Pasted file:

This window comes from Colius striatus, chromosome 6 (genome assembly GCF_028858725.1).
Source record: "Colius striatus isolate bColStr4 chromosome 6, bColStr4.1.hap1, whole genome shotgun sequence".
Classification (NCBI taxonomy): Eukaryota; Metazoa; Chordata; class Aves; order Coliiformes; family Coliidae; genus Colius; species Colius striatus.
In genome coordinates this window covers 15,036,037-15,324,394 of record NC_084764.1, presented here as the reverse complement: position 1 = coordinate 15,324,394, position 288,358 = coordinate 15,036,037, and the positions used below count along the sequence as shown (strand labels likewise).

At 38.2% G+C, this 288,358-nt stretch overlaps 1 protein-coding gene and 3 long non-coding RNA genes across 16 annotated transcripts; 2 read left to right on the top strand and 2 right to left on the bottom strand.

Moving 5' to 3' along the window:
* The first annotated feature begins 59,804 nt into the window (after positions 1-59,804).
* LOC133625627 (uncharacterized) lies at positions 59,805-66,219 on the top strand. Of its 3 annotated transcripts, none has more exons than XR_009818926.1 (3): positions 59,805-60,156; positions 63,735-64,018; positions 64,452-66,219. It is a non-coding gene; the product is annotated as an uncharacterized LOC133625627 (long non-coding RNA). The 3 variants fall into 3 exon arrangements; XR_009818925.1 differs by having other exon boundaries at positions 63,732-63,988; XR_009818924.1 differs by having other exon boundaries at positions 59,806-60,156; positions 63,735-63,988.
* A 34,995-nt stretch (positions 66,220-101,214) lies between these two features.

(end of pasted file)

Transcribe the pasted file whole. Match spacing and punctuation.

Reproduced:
This window comes from Colius striatus, chromosome 6 (genome assembly GCF_028858725.1).
Source record: "Colius striatus isolate bColStr4 chromosome 6, bColStr4.1.hap1, whole genome shotgun sequence".
Classification (NCBI taxonomy): Eukaryota; Metazoa; Chordata; class Aves; order Coliiformes; family Coliidae; genus Colius; species Colius striatus.
In genome coordinates this window covers 15,036,037-15,324,394 of record NC_084764.1, presented here as the reverse complement: position 1 = coordinate 15,324,394, position 288,358 = coordinate 15,036,037, and the positions used below count along the sequence as shown (strand labels likewise).

At 38.2% G+C, this 288,358-nt stretch overlaps 1 protein-coding gene and 3 long non-coding RNA genes across 16 annotated transcripts; 2 read left to right on the top strand and 2 right to left on the bottom strand.

Moving 5' to 3' along the window:
* The first annotated feature begins 59,804 nt into the window (after positions 1-59,804).
* LOC133625627 (uncharacterized) lies at positions 59,805-66,219 on the top strand. Of its 3 annotated transcripts, none has more exons than XR_009818926.1 (3): positions 59,805-60,156; positions 63,735-64,018; positions 64,452-66,219. It is a non-coding gene; the product is annotated as an uncharacterized LOC133625627 (long non-coding RNA). The 3 variants fall into 3 exon arrangements; XR_009818925.1 differs by having other exon boundaries at positions 63,732-63,988; XR_009818924.1 differs by having other exon boundaries at positions 59,806-60,156; positions 63,735-63,988.
* A 34,995-nt stretch (positions 66,220-101,214) lies between these two features.